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G. Takahashi, K. Ohno, Y. Fujiike, M. Henmi, T. Noda, K. Ohnuma; Influence of Ocular Optical System Aberrations in Perimetry, Especially for Peripheral Vision Measurement. Invest. Ophthalmol. Vis. Sci. 2009;50(13):1555.
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Generally, visual field measurement is performed by fixing the subject’s eyes on the center of a bowl-shaped instrument called a perimeter placed 30-33 cm in front of the subject, using visual correction if necessary, so the projected area is clearly seen. There was a difference in the light field area between younger individuals with amplitude of accommodation and middle-aged individuals without it. Furthermore, the influence of aberration on peripheral vision may result in larger point images being formed on the retina, which may cause a difference in the measured threshold. In the present study, we investigated point spread function (PSF) of central and peripheral vision in eyes with various optical systems by comparing perimetry measurements of young eyes, eyes with presbyopia, eyes that received laser in situ keratomileusis (LASIK) and eyes with intraocular lenses.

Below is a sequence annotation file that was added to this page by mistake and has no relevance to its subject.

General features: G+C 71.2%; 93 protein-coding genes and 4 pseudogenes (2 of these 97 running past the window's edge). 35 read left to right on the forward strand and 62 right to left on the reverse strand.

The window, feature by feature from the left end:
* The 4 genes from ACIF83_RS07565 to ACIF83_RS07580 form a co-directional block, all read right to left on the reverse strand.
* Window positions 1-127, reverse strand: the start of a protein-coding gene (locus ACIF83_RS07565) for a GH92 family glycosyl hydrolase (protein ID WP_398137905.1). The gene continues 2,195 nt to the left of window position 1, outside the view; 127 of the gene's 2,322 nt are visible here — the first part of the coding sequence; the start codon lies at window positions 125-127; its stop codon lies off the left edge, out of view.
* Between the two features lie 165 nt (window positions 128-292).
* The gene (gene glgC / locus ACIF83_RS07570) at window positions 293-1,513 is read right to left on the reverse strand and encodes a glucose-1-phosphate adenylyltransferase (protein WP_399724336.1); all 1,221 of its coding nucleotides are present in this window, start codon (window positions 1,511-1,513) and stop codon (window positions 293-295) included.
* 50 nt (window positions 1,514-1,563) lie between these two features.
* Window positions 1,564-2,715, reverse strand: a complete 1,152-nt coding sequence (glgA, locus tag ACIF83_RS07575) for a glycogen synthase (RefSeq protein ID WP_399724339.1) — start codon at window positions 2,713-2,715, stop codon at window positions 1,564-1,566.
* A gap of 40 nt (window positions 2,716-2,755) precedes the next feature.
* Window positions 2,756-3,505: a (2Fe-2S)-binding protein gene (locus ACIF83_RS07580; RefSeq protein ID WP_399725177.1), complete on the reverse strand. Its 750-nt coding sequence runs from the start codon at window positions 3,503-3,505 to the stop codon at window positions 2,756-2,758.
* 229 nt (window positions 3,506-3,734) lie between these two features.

The subjects were a female in her 20s with uncorrected vision of 1.2, a female in her 20s who had received LASIK, two males with presbyopia in their 40s and 50s, and a female in her 50s with intraocular lenses. Using a PSF-1000 (TOPCON Co.), a different diameter double-pass PSF with 1.3 mm of incidence diameter, 3.0 mm and 4.0 mm of output diameter was measured in 0.25D steps to obtain single-pass PSF. The measurement sites were the center and 10, 20, 30, 40 and 45 degrees horizontally from the temporal and nasal sides.
The astigmatism and coma aberration in the peripheral vision were remarkably larger in the eyes that received LASIK and the eyes with intraocular lenses than in the young or presbyopic eyes. Furthermore, the object distances in which the circle of least confusion was obtained in the center of the field of the eyes with IOL and the eyes that received LASIK were -2.0D and -1.0D respectively, which of in the temporal 40 degrees were -4.0D and -5.0D respectively.
In peripheral vision, there were astigmatism and coma aberrations, and the point images that were projected onto the retina differed depending on the measurement sites. It was suggested that the aberration influenced the results of threshold measurements in the peripheral vision.
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